A temporary, authentic and recyclable office is what creative director Marvin Pupping of BrandBase asked for. “We like to use the charisma of our office in the way we deal with clients,” he says. “We always try to make the most out of nothing. We’re always looking for smart and innovative solutions.” Paul Geurts and Saxon-Lear Duckworth of Most Architecture translated that briefing into an informal and open office concept using one of the most affordable and widely available materials - the pallet - as a starting point.
“Normally an interior designer starts by looking at the possibilities of the space,” explains Geurts. “But that was our second step. We first explored the characteristics of the pallets.” The design team soon found out the pallets suited human measurements perfectly. “A pile of five pallets is the correct height for a desk, and two pallets on top of each other make a great step,” says Duckworth. Two-hundred and seventy pallets were used in all.
The temporary character of the office did not just lead to the choice for pallets, but also had influences on the finishing of the interior. Besides making the wood smoother and adding a glass tabletop, Most Architecture didn’t do much more. For example, they didn’t even try to hide the black electricity cables. “It was impossible,” says Geurts, “so we decided to ‘celebrate’ the cables. They are part of the design and create that informal atmosphere we wanted.”
In order to meet the users’ needs, Most Architecture asked BrandBase employees to participate in the process. They opened a Facebook account so staff could follow the progress and vote if decisions were to be made. “When we had to select a colour for the logo on the front door, we asked our staff to choose between white and gold. They went for white,” says Duckworth.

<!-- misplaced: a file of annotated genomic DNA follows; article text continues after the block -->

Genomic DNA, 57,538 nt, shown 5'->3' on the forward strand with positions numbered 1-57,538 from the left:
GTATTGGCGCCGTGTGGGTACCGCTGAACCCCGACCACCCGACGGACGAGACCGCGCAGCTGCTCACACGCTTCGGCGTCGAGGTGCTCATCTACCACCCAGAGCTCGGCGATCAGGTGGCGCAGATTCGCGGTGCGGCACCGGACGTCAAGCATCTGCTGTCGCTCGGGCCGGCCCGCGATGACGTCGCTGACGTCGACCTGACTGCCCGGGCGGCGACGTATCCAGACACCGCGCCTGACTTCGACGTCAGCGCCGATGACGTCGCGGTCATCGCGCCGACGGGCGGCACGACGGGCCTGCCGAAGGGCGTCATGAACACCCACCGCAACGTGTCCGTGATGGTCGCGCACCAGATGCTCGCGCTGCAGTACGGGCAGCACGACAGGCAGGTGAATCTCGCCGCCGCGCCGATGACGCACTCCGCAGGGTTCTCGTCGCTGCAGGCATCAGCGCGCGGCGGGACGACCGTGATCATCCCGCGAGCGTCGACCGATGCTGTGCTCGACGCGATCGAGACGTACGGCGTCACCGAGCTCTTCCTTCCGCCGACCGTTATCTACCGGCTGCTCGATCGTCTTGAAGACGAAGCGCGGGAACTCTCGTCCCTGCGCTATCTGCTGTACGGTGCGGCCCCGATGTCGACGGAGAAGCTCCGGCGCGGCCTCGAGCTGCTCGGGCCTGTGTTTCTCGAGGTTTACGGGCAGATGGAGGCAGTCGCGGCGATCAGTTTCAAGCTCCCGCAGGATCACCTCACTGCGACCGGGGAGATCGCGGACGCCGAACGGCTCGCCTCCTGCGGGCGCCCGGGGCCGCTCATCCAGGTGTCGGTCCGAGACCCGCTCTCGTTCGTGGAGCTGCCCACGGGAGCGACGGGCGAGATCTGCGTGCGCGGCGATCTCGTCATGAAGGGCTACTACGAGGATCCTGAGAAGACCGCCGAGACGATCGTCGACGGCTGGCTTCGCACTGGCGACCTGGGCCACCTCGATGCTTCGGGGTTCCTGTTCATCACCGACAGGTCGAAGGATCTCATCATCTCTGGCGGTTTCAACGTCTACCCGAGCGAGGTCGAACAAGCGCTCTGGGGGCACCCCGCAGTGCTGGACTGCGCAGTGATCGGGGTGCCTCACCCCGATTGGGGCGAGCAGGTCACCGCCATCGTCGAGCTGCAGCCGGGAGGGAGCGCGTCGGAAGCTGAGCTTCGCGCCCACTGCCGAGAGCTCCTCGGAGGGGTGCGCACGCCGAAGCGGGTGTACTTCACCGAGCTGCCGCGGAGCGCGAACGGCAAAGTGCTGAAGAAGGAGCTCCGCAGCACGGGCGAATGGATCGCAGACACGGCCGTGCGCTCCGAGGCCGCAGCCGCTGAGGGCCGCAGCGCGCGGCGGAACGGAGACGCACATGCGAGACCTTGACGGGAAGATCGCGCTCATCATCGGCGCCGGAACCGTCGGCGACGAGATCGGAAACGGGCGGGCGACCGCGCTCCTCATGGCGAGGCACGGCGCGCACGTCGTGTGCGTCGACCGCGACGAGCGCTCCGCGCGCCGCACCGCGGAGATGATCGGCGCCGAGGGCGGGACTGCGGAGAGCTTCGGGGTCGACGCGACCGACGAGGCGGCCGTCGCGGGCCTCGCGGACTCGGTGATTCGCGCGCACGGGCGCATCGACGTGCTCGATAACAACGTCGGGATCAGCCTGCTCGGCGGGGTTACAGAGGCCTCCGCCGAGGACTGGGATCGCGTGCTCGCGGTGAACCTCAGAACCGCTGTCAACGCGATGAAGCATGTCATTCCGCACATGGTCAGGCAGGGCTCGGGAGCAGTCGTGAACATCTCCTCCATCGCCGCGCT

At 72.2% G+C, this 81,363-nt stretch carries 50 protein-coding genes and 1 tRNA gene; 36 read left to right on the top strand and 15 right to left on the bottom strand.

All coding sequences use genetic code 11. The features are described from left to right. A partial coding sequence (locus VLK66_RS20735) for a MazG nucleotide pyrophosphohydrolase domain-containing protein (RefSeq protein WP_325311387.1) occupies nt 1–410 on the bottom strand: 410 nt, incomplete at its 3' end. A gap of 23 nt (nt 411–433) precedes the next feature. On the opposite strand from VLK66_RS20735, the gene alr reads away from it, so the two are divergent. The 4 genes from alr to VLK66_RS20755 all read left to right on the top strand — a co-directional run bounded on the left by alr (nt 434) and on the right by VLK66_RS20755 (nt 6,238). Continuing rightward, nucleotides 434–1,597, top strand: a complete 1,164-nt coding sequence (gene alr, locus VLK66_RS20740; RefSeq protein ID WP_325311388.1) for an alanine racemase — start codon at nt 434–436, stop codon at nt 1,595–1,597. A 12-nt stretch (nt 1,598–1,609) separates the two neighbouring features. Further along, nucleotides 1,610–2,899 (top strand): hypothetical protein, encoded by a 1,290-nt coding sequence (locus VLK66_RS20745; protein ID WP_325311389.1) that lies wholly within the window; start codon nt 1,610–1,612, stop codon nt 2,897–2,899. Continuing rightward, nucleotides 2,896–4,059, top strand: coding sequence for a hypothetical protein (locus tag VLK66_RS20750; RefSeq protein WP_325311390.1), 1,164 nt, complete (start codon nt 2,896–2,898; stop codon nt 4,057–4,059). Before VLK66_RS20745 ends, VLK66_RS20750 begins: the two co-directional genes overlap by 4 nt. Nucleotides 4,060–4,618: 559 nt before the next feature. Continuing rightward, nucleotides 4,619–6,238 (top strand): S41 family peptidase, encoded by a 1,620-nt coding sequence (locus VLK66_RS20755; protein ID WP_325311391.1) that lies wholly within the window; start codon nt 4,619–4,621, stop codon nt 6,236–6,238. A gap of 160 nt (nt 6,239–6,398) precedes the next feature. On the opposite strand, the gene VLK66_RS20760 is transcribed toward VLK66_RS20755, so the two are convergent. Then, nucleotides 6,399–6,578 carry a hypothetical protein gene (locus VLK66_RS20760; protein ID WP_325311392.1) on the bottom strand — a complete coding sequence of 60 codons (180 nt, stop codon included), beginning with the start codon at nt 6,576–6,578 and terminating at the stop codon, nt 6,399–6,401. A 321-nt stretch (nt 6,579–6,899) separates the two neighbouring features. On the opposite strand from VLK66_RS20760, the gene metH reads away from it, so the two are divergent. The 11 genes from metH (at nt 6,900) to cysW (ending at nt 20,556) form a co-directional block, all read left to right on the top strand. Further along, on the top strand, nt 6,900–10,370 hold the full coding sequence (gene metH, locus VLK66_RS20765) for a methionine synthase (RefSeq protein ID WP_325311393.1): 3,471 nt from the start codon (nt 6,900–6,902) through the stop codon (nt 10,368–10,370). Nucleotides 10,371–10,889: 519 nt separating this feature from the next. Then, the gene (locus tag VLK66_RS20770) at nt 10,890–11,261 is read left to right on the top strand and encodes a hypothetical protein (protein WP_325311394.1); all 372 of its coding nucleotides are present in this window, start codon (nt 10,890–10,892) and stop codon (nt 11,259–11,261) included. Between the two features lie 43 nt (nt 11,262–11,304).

The designers and staff also talked about the light plan, the dynamics, the atmosphere, the storage space and the office culture. The desire to work in an informal and creative environment resulted in the multifunctional purpose of the pallets. Because of the way they are stacked, they invite users to stand, sit or even lie on them. The structure doesn’t dictate, it facilitates.
But the effect of the pallets is not just practical - it also creates an eye-catching interior for visitors. When they enter the office, they walk on a pallet stage, then mount a pallet staircase and eventually arrive at the pallet boardroom. “Most of our clients tell us they think the office is exactly like us. They say they didn’t expect anything less from BrandBase,” says Pupping.
The collaboration between Most Architecture and BrandBase was so satisfying, both parties decided to cooperate in the future. They will start a joint venture to offer companies full packages - not just an ad campaign or an interior, but everything together. Under the name of BrandBuildings they will soon offer pallet interiors for other companies too. Think of it, a fashion designer might be delighted with a pallet decor for a runway show!
- Design practice
- Most Architecture
- Site details
Site type Urban
- Project Details